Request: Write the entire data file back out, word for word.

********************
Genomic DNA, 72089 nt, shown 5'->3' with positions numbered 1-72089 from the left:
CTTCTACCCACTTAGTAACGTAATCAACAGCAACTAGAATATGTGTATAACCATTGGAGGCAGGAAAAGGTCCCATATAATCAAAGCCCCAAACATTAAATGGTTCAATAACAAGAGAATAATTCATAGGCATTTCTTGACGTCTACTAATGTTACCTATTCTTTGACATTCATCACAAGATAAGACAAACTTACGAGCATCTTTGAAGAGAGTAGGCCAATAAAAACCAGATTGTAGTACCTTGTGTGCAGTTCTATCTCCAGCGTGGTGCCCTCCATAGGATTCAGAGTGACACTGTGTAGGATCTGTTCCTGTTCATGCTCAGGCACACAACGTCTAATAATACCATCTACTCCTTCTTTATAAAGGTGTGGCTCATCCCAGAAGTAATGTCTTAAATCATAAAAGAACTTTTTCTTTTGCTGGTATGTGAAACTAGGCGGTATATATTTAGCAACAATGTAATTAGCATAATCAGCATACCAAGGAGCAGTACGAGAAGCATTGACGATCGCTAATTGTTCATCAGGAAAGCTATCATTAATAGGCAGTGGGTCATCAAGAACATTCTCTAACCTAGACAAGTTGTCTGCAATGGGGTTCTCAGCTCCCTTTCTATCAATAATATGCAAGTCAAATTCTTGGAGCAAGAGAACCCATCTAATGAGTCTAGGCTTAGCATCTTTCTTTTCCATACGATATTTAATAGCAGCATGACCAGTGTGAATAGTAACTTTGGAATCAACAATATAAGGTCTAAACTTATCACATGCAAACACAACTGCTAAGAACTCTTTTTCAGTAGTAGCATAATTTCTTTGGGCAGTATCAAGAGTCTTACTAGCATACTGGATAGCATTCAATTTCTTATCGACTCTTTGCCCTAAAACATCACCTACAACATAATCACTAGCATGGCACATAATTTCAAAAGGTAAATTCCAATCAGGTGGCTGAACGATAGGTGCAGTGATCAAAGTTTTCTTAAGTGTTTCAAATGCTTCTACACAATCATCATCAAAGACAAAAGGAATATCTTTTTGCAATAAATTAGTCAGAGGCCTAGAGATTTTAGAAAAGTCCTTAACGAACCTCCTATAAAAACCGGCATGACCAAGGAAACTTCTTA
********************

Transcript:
Genomic DNA, 72089 nt, shown 5'->3' with positions numbered 1-72089 from the left:
CTTCTACCCACTTAGTAACGTAATCAACAGCAACTAGAATATGTGTATAACCATTGGAGGCAGGAAAAGGTCCCATATAATCAAAGCCCCAAACATTAAATGGTTCAATAACAAGAGAATAATTCATAGGCATTTCTTGACGTCTACTAATGTTACCTATTCTTTGACATTCATCACAAGATAAGACAAACTTACGAGCATCTTTGAAGAGAGTAGGCCAATAAAAACCAGATTGTAGTACCTTGTGTGCAGTTCTATCTCCAGCGTGGTGCCCTCCATAGGATTCAGAGTGACACTGTGTAGGATCTGTTCCTGTTCATGCTCAGGCACACAACGTCTAATAATACCATCTACTCCTTCTTTATAAAGGTGTGGCTCATCCCAGAAGTAATGTCTTAAATCATAAAAGAACTTTTTCTTTTGCTGGTATGTGAAACTAGGCGGTATATATTTAGCAACAATGTAATTAGCATAATCAGCATACCAAGGAGCAGTACGAGAAGCATTGACGATCGCTAATTGTTCATCAGGAAAGCTATCATTAATAGGCAGTGGGTCATCAAGAACATTCTCTAACCTAGACAAGTTGTCTGCAATGGGGTTCTCAGCTCCCTTTCTATCAATAATATGCAAGTCAAATTCTTGGAGCAAGAGAACCCATCTAATGAGTCTAGGCTTAGCATCTTTCTTTTCCATACGATATTTAATAGCAGCATGACCAGTGTGAATAGTAACTTTGGAATCAACAATATAAGGTCTAAACTTATCACATGCAAACACAACTGCTAAGAACTCTTTTTCAGTAGTAGCATAATTTCTTTGGGCAGTATCAAGAGTCTTACTAGCATACTGGATAGCATTCAATTTCTTATCGACTCTTTGCCCTAAAACATCACCTACAACATAATCACTAGCATGGCACATAATTTCAAAAGGTAAATTCCAATCAGGTGGCTGAACGATAGGTGCAGTGATCAAAGTTTTCTTAAGTGTTTCAAATGCTTCTACACAATCATCATCAAAGACAAAAGGAATATCTTTTTGCAATAAATTAGTCAGAGGCCTAGAGATTTTAGAAAAGTCCTTAACGAACCTCCTATAAAAACCGGCATGACCAAGGAAACTTCTTA